My semi-regular round-up of articles, essays, and opinions of note for discerning Pagans and Heathens.
The Baltimore Sun runs a touching obituary for Disney employee and Wiccan Heather Hurd, who died tragically in a car accident on January 3rd.
“In 2006, she entered an intern program at Walt Disney World, where she was an employment assistant for two years. This year, she was promoted to the diversity team. Last year, Miss Hurd received the Mousecar Award, presented by Walt Disney Studios, for her work. “She loved everything about Disney,” said her father, W. Russell Hurd III of Abingdon. Miss Hurd, who was a Wiccan, enjoyed attending the theater and was interested in Celtic music and culture. “Her dream was to go to Ireland and visit Cork, where our family came from,” Mr. Hurd said.”
The family is starting a fund in her name to support other Disney interns who are having trouble making ends meet.
Today is National Vodun (aka “Voodoo”) Day in Benin, the commonly acknowledged birthplace of the syncretic faith, where the country’s 4.5 million practitioners, in addition to pilgrims from around the world, converge to honor their faith and remember the legacy of the slave trade.
“After Benin lifted a previous ban on the practice of Voodoo, it was declared an official religion in the former French colony in the mid-1990s and Jan. 10 is celebrated as National Voodoo Day, a public holiday ranking with Christmas and the Muslim Eid … Such celebrations draw thousands of tourists each year to Benin, especially to the coastal city of Ouidah, from which hundreds of thousands of African slaves were shipped by European traders in past centuries to the Americas and the Caribbean … Voodoo has a strong popular presence in Haiti and similar African-origin rituals are celebrated in Cuba under the name of “Santeria” and in Brazil as “Candomble”.”
The Reuters article linked above also looks at concerns about the spread of “bird flu” virus (H5N1) through chicken blood used in traditional ceremonies, an issue I have discussed previously on this blog.
The Hallmark Channel is airing a new original movie entitled “The Good Witch”, starring Catherine Bell (an adherent of Scientology, btw) as a mysterious woman who moves to small town and attempts to open a metaphysical store.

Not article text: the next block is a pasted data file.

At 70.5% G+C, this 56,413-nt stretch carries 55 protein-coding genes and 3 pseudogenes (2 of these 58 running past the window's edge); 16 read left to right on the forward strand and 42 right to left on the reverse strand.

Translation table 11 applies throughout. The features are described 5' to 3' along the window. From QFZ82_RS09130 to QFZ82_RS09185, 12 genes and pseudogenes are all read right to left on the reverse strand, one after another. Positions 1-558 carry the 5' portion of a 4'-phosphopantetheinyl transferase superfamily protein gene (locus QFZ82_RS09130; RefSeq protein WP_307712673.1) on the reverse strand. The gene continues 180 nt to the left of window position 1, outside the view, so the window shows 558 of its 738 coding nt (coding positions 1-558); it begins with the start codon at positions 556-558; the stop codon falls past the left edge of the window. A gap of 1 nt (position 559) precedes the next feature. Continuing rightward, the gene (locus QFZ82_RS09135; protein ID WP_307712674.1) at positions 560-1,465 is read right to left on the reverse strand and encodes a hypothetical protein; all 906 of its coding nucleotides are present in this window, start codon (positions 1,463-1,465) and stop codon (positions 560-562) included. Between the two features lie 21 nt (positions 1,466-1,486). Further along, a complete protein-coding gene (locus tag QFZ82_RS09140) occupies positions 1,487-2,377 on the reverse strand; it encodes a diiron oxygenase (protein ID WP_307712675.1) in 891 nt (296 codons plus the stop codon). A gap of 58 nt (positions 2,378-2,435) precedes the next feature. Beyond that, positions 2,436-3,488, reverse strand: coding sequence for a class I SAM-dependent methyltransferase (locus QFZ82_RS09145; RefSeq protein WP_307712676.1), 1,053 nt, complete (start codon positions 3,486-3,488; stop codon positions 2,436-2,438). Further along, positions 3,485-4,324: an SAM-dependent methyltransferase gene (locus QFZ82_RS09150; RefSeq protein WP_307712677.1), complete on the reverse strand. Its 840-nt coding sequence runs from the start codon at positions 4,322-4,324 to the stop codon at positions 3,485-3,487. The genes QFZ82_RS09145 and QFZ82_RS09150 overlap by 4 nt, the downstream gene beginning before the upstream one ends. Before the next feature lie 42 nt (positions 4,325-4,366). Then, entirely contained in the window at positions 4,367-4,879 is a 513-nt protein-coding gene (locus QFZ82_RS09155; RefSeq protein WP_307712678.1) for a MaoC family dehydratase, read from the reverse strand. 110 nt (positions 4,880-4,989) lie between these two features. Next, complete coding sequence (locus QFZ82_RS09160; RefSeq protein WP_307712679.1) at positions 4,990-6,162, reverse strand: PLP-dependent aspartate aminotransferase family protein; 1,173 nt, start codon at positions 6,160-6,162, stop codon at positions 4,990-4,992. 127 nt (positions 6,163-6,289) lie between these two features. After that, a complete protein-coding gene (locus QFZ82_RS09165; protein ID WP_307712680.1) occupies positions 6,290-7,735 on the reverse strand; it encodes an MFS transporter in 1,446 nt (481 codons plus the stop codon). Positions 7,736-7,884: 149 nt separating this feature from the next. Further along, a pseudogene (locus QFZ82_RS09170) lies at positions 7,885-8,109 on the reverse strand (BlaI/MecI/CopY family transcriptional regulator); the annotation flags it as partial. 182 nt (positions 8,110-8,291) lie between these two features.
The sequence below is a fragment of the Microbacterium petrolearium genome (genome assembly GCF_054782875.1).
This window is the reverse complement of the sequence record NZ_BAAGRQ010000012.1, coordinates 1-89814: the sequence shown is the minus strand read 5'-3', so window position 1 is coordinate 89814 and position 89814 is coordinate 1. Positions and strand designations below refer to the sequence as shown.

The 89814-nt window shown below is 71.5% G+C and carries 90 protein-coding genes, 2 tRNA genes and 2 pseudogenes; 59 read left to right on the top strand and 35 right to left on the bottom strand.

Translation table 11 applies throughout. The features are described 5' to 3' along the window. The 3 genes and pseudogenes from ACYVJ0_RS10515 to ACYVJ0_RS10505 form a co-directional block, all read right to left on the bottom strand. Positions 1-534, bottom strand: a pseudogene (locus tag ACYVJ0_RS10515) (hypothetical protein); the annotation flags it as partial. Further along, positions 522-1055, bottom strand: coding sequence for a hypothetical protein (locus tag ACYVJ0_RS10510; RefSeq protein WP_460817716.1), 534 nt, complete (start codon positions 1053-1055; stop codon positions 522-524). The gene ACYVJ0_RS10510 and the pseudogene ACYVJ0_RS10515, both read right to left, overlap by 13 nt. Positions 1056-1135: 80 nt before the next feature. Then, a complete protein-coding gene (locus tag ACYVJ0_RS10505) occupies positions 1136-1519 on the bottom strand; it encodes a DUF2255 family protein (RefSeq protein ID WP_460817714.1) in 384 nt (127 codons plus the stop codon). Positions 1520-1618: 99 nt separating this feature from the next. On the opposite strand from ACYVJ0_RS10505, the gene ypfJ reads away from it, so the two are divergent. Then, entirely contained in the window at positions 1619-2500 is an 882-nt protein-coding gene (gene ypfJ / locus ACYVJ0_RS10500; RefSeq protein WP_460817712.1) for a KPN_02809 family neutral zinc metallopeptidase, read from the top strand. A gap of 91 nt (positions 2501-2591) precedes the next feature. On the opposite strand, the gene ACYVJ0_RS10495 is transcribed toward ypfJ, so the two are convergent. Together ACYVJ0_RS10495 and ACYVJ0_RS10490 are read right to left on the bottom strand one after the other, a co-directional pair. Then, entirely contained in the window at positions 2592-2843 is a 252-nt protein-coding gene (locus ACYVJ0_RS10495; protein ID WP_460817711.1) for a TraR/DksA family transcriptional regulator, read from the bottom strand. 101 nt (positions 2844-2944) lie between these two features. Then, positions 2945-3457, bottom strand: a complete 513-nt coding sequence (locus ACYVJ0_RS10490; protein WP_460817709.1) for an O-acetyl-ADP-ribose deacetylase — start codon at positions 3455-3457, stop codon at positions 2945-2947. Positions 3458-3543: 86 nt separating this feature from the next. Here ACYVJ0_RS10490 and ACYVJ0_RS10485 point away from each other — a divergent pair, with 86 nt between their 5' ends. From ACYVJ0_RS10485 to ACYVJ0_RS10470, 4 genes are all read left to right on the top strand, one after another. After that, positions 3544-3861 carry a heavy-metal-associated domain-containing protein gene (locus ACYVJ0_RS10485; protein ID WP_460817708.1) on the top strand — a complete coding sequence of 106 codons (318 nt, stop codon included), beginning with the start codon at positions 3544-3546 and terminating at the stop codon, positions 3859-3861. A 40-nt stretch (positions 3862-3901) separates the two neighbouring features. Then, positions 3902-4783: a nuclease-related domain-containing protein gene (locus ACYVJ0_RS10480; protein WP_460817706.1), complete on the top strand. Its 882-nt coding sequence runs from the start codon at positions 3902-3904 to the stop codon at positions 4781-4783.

“Cassie is an enchanting beauty with a gentle spirit, an outrageous sense of fashion and a “wicked” sense of humor. She also seems to be something of an enchantress. She has a magic touch with men (although Jake is slow to respond, as he hasn’t quite gotten over his wife’s death several years ago); she has a magic touch with children (Jake’s kids, Brandon and Lori, are drawn to her, maybe because she smells “like gingerbread”); she even has a magic touch with savage beasts (Cassie rescues the children from an attacking dog, then “tames” it with a few choice words). It seems that Cassie has the ability to charm everyone she meets, with the exception of Martha Tinsdale the mayor’s busybody wife who also is the tsk-tsking head of the local Citizen’s League. In fact, when Cassie opens a shop called Bell, Book and Candle – a “new-age” shop that carries Celtic, metaphysical and Wiccan items – Mrs. Tinsdale immediately launches a protest.”
I wonder if they will actually make the character a Wiccan. Some of these movies end up with the character vindicated of all strangeness, and shown to be far more “normal” than the antagonists originally suspected. Maybe instead of a Witch, they will all discover she is really a Scientologist, and there will be free stress-tests for everyone!
In a final note, Religion Clause brings word of a court ruling that could have broad ramifications for Wiccans and other Pagans who wish to file as conscientious objectors.
“In Hanna v. Secretary of the Army, (1st Cir., Jan. 9, 2008), the U.S. 1st Circuit Court of Appeals in a 2-1 decision held that the Army’s Conscientious Objector Review Board had no basis in fact for denying conscientious objector status to Army doctor, Captain Mary Hanna. It rejected the Army’s reliance on the timing of Hanna’s claim and its argument that Hanna’s beliefs were not gained through rigorous training, study or contemplation. Chief Judge Boudin, dissenting, argued that pacifism is not a belief of Hanna’s Coptic Church, that her position could not easily be described as reflecting rigorous study, and that the timing of her application could be considered as a factor. The majority’s decision affirmed last year’s decision by a Massachusetts federal district court.”
This ruling would help address the problem of philosophic and moral diversity concerning objectors to military participation (or participation in wars believed to be unjust) for religions that aren’t explicitly pacifist like Wicca (or Catholicism, for that matter). If this decision stands, it could make it far easier for pacifist Pagans to register for Conscientious Objector status in the case of a draft.
That is all I have for now, have a great day!